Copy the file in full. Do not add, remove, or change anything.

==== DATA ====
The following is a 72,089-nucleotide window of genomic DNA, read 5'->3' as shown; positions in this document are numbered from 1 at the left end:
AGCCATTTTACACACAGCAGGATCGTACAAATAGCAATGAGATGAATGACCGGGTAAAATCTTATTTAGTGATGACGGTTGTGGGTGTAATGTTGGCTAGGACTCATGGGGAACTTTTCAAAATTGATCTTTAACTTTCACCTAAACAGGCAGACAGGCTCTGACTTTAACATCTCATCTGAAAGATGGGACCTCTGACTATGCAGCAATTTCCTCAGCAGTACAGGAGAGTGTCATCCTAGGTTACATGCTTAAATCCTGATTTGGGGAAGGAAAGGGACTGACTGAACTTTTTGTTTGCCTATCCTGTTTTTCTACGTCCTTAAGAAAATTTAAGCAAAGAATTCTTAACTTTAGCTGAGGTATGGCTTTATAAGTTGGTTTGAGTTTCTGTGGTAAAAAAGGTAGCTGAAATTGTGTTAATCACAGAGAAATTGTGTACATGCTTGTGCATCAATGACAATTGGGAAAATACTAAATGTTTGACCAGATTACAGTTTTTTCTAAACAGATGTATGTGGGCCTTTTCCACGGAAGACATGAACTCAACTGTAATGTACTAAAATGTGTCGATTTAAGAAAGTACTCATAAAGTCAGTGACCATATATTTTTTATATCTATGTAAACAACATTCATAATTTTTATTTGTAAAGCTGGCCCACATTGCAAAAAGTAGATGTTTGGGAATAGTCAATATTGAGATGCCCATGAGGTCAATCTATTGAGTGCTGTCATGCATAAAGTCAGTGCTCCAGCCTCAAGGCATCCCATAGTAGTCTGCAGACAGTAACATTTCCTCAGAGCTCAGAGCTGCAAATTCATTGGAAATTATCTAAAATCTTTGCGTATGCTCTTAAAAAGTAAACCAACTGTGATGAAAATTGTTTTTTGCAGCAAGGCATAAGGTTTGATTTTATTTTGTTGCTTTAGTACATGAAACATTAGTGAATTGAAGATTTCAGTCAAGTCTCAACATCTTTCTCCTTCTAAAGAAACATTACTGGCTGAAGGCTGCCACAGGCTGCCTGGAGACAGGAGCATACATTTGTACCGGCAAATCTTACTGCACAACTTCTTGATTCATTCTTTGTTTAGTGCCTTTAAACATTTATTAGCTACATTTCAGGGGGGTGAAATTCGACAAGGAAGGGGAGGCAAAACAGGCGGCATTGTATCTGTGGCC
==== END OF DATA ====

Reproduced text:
The following is a 72,089-nucleotide window of genomic DNA, read 5'->3' as shown; positions in this document are numbered from 1 at the left end:
AGCCATTTTACACACAGCAGGATCGTACAAATAGCAATGAGATGAATGACCGGGTAAAATCTTATTTAGTGATGACGGTTGTGGGTGTAATGTTGGCTAGGACTCATGGGGAACTTTTCAAAATTGATCTTTAACTTTCACCTAAACAGGCAGACAGGCTCTGACTTTAACATCTCATCTGAAAGATGGGACCTCTGACTATGCAGCAATTTCCTCAGCAGTACAGGAGAGTGTCATCCTAGGTTACATGCTTAAATCCTGATTTGGGGAAGGAAAGGGACTGACTGAACTTTTTGTTTGCCTATCCTGTTTTTCTACGTCCTTAAGAAAATTTAAGCAAAGAATTCTTAACTTTAGCTGAGGTATGGCTTTATAAGTTGGTTTGAGTTTCTGTGGTAAAAAAGGTAGCTGAAATTGTGTTAATCACAGAGAAATTGTGTACATGCTTGTGCATCAATGACAATTGGGAAAATACTAAATGTTTGACCAGATTACAGTTTTTTCTAAACAGATGTATGTGGGCCTTTTCCACGGAAGACATGAACTCAACTGTAATGTACTAAAATGTGTCGATTTAAGAAAGTACTCATAAAGTCAGTGACCATATATTTTTTATATCTATGTAAACAACATTCATAATTTTTATTTGTAAAGCTGGCCCACATTGCAAAAAGTAGATGTTTGGGAATAGTCAATATTGAGATGCCCATGAGGTCAATCTATTGAGTGCTGTCATGCATAAAGTCAGTGCTCCAGCCTCAAGGCATCCCATAGTAGTCTGCAGACAGTAACATTTCCTCAGAGCTCAGAGCTGCAAATTCATTGGAAATTATCTAAAATCTTTGCGTATGCTCTTAAAAAGTAAACCAACTGTGATGAAAATTGTTTTTTGCAGCAAGGCATAAGGTTTGATTTTATTTTGTTGCTTTAGTACATGAAACATTAGTGAATTGAAGATTTCAGTCAAGTCTCAACATCTTTCTCCTTCTAAAGAAACATTACTGGCTGAAGGCTGCCACAGGCTGCCTGGAGACAGGAGCATACATTTGTACCGGCAAATCTTACTGCACAACTTCTTGATTCATTCTTTGTTTAGTGCCTTTAAACATTTATTAGCTACATTTCAGGGGGGTGAAATTCGACAAGGAAGGGGAGGCAAAACAGGCGGCATTGTATCTGTGGCC